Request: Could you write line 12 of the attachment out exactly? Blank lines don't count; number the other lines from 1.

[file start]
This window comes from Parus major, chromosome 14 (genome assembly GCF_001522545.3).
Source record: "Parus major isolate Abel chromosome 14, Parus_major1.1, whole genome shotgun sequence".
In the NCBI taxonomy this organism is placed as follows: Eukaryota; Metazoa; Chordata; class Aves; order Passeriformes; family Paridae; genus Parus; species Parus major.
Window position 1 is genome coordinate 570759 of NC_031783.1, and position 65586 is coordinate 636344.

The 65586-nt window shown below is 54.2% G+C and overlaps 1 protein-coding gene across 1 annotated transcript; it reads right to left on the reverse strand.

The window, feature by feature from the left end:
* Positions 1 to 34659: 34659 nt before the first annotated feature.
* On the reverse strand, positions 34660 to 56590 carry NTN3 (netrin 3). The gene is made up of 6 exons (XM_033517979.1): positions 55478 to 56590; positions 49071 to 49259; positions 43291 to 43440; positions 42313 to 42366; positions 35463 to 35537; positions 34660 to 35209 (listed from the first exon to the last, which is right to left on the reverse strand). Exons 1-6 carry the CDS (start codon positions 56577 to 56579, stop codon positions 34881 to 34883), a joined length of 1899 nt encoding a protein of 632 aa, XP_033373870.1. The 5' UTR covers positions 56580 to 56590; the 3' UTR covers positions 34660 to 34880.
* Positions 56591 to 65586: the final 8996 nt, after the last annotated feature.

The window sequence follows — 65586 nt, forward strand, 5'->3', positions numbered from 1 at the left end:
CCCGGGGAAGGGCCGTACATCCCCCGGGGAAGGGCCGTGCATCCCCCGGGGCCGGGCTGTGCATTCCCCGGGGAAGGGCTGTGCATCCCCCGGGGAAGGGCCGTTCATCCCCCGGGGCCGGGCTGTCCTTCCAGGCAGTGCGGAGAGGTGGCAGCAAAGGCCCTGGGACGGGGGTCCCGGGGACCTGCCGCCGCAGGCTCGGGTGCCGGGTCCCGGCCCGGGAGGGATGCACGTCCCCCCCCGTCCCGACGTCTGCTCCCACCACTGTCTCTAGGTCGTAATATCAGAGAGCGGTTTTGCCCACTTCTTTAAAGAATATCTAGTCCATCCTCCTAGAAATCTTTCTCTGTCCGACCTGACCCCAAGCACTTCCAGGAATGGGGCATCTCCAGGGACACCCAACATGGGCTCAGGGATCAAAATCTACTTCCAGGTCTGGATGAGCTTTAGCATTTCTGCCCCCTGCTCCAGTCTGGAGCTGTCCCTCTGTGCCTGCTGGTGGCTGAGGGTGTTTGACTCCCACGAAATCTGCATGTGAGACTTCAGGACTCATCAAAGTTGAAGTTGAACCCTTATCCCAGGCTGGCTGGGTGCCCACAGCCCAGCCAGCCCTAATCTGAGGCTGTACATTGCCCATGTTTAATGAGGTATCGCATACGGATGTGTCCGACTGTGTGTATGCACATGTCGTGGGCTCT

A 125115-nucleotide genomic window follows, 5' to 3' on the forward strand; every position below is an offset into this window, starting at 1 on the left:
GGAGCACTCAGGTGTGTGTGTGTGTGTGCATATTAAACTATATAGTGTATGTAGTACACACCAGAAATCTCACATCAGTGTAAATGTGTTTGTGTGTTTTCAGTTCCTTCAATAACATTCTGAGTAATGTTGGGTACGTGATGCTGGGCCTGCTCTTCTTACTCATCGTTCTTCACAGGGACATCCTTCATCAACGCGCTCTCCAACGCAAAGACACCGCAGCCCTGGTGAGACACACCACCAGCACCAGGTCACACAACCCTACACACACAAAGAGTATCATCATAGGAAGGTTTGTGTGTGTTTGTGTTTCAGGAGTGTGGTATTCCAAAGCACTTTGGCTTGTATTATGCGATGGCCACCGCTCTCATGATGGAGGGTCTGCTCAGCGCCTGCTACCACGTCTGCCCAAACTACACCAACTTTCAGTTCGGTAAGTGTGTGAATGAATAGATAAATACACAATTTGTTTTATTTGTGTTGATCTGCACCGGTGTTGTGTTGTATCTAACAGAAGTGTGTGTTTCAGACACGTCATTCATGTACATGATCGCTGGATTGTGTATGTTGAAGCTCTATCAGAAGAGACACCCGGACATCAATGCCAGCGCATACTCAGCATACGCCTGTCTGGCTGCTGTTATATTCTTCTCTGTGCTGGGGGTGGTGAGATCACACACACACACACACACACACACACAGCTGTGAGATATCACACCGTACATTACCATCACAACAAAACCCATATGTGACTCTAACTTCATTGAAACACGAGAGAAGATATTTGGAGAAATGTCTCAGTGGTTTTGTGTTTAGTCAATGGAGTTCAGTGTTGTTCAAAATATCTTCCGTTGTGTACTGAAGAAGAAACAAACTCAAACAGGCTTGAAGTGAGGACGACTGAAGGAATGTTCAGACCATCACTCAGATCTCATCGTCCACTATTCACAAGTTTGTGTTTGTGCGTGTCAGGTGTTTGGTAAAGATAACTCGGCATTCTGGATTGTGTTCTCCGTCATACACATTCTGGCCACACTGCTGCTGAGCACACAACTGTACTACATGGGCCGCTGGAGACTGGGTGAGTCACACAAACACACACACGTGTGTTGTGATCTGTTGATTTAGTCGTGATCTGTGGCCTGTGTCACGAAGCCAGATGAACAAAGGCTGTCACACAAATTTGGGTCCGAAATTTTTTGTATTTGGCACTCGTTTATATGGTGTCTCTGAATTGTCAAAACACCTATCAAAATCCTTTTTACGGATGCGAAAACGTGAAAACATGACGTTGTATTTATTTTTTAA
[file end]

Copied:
A 125115-nucleotide genomic window follows, 5' to 3' on the forward strand; every position below is an offset into this window, starting at 1 on the left: